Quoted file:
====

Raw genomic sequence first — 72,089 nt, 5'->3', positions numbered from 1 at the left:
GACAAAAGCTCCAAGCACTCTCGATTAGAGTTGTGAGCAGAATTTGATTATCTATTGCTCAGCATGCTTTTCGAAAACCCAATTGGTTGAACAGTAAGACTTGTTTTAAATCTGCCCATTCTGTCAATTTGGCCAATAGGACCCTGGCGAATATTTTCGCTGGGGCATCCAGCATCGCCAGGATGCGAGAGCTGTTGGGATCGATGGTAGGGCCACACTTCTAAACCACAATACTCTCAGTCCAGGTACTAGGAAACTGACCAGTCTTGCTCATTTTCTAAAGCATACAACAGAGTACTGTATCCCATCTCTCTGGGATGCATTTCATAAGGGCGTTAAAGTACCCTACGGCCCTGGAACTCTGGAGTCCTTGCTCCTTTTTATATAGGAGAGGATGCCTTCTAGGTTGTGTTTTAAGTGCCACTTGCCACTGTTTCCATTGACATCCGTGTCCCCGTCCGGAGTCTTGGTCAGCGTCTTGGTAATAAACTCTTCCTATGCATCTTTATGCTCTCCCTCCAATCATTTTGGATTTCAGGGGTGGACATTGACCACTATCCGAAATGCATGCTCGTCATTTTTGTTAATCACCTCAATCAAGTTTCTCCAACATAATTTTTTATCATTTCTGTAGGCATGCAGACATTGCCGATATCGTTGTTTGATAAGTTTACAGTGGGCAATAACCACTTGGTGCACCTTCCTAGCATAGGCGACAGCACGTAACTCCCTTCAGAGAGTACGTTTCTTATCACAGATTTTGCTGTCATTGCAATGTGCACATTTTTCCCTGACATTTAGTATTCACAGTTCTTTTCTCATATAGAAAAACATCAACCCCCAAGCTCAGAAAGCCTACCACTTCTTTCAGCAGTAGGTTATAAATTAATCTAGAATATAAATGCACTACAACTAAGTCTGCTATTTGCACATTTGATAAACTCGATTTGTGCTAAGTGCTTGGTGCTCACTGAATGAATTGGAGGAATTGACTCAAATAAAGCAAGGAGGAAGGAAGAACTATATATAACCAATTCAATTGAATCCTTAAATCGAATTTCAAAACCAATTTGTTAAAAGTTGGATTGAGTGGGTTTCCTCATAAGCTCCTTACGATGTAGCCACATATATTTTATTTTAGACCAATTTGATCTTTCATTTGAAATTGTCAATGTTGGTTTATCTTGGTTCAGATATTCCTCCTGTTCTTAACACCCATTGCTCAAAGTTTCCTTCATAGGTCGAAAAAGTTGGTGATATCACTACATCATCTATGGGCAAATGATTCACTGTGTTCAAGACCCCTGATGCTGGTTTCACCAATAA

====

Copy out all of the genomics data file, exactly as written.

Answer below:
Raw genomic sequence first — 72,089 nt, 5'->3', positions numbered from 1 at the left:
GACAAAAGCTCCAAGCACTCTCGATTAGAGTTGTGAGCAGAATTTGATTATCTATTGCTCAGCATGCTTTTCGAAAACCCAATTGGTTGAACAGTAAGACTTGTTTTAAATCTGCCCATTCTGTCAATTTGGCCAATAGGACCCTGGCGAATATTTTCGCTGGGGCATCCAGCATCGCCAGGATGCGAGAGCTGTTGGGATCGATGGTAGGGCCACACTTCTAAACCACAATACTCTCAGTCCAGGTACTAGGAAACTGACCAGTCTTGCTCATTTTCTAAAGCATACAACAGAGTACTGTATCCCATCTCTCTGGGATGCATTTCATAAGGGCGTTAAAGTACCCTACGGCCCTGGAACTCTGGAGTCCTTGCTCCTTTTTATATAGGAGAGGATGCCTTCTAGGTTGTGTTTTAAGTGCCACTTGCCACTGTTTCCATTGACATCCGTGTCCCCGTCCGGAGTCTTGGTCAGCGTCTTGGTAATAAACTCTTCCTATGCATCTTTATGCTCTCCCTCCAATCATTTTGGATTTCAGGGGTGGACATTGACCACTATCCGAAATGCATGCTCGTCATTTTTGTTAATCACCTCAATCAAGTTTCTCCAACATAATTTTTTATCATTTCTGTAGGCATGCAGACATTGCCGATATCGTTGTTTGATAAGTTTACAGTGGGCAATAACCACTTGGTGCACCTTCCTAGCATAGGCGACAGCACGTAACTCCCTTCAGAGAGTACGTTTCTTATCACAGATTTTGCTGTCATTGCAATGTGCACATTTTTCCCTGACATTTAGTATTCACAGTTCTTTTCTCATATAGAAAAACATCAACCCCCAAGCTCAGAAAGCCTACCACTTCTTTCAGCAGTAGGTTATAAATTAATCTAGAATATAAATGCACTACAACTAAGTCTGCTATTTGCACATTTGATAAACTCGATTTGTGCTAAGTGCTTGGTGCTCACTGAATGAATTGGAGGAATTGACTCAAATAAAGCAAGGAGGAAGGAAGAACTATATATAACCAATTCAATTGAATCCTTAAATCGAATTTCAAAACCAATTTGTTAAAAGTTGGATTGAGTGGGTTTCCTCATAAGCTCCTTACGATGTAGCCACATATATTTTATTTTAGACCAATTTGATCTTTCATTTGAAATTGTCAATGTTGGTTTATCTTGGTTCAGATATTCCTCCTGTTCTTAACACCCATTGCTCAAAGTTTCCTTCATAGGTCGAAAAAGTTGGTGATATCACTACATCATCTATGGGCAAATGATTCACTGTGTTCAAGACCCCTGATGCTGGTTTCACCAATAA